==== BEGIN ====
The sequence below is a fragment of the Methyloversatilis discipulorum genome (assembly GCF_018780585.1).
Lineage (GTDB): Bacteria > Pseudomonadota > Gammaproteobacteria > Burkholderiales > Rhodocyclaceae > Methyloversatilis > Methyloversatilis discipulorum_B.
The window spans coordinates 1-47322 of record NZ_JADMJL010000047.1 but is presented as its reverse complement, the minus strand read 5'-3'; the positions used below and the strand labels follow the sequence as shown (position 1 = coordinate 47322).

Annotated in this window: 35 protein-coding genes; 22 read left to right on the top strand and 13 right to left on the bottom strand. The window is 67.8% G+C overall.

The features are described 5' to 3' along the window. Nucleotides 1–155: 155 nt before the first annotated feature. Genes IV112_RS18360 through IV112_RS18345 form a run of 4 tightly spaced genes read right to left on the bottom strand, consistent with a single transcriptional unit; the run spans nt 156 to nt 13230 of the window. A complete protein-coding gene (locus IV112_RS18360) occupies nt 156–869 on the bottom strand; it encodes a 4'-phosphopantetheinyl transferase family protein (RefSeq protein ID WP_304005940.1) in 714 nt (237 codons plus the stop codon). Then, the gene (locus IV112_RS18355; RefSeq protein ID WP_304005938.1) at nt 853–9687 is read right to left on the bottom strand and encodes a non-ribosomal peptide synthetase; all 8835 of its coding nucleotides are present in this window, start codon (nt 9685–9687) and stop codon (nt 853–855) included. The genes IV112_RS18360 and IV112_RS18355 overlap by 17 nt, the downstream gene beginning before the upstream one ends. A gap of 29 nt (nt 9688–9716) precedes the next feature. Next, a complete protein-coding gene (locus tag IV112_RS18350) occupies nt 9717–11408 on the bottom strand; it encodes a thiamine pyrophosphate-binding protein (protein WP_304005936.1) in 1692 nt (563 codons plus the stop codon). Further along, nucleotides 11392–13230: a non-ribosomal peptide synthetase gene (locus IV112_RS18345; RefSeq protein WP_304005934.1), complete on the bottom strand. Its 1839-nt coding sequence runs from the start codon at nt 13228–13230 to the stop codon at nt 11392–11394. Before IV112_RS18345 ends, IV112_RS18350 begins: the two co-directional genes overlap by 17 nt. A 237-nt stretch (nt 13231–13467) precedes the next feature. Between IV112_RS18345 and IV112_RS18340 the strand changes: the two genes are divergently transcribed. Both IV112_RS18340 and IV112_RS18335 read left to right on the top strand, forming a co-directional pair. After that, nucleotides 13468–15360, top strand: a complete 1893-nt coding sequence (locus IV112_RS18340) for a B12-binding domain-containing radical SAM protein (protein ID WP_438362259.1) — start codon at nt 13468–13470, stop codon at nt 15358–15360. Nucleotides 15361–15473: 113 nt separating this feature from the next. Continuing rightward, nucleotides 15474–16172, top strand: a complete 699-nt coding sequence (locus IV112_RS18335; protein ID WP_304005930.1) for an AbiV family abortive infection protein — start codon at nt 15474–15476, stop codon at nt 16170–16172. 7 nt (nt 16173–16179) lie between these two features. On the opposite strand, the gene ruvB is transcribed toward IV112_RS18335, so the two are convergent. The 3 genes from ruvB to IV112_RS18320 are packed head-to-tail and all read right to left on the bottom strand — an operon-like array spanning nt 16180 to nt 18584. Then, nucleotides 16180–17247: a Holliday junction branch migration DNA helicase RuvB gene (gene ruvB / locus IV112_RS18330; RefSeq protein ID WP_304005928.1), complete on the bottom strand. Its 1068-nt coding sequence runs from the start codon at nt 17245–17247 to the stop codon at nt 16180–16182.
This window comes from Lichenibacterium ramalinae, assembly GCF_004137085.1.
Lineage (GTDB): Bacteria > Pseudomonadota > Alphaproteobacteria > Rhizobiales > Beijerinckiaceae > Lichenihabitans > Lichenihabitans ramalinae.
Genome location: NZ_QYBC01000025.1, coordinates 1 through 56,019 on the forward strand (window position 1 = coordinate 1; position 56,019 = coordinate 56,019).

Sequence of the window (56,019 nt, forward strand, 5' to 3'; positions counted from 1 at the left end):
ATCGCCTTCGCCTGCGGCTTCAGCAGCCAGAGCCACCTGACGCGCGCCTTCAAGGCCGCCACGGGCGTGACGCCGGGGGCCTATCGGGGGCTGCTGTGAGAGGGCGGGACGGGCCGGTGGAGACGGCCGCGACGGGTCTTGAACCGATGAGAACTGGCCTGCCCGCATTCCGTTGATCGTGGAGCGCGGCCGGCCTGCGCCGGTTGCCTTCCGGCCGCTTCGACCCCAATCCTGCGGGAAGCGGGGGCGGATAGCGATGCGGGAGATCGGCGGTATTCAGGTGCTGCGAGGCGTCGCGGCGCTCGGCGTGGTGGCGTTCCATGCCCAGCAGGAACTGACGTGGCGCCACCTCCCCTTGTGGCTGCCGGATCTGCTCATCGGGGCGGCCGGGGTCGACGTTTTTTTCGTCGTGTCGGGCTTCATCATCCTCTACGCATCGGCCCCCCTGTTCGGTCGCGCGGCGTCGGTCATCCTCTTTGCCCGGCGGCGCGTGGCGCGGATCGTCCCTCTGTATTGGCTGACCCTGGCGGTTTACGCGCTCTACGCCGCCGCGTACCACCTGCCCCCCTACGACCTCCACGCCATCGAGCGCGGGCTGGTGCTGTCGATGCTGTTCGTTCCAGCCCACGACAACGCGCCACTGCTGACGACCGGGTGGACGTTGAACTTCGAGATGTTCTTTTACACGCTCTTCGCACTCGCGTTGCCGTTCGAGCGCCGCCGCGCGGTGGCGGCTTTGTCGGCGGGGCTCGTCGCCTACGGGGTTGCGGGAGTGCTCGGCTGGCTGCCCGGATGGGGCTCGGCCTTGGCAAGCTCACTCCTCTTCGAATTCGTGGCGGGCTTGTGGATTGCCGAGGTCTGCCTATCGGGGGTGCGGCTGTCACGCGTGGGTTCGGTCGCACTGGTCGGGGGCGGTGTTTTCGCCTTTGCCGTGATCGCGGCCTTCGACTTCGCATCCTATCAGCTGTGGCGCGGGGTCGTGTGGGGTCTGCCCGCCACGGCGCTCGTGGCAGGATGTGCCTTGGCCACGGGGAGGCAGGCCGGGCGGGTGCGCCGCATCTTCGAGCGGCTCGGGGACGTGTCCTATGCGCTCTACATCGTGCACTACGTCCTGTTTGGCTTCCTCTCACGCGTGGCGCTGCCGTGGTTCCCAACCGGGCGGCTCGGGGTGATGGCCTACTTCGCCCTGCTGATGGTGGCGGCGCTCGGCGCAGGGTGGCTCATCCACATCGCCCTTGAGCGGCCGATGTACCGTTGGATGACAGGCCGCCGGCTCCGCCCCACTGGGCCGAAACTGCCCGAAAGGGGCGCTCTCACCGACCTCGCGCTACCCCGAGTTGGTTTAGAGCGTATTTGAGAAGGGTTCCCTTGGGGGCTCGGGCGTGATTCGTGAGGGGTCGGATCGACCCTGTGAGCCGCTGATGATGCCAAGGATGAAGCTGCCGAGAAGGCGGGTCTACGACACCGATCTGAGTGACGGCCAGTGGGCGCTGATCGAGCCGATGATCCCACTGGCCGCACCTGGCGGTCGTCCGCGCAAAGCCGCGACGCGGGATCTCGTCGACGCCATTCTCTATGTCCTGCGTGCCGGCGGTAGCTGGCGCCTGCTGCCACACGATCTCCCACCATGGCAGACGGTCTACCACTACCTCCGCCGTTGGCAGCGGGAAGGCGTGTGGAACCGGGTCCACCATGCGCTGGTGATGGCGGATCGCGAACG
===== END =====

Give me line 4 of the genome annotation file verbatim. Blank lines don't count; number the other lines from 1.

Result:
Annotated in this window: 35 protein-coding genes; 22 read left to right on the top strand and 13 right to left on the bottom strand. The window is 67.8% G+C overall.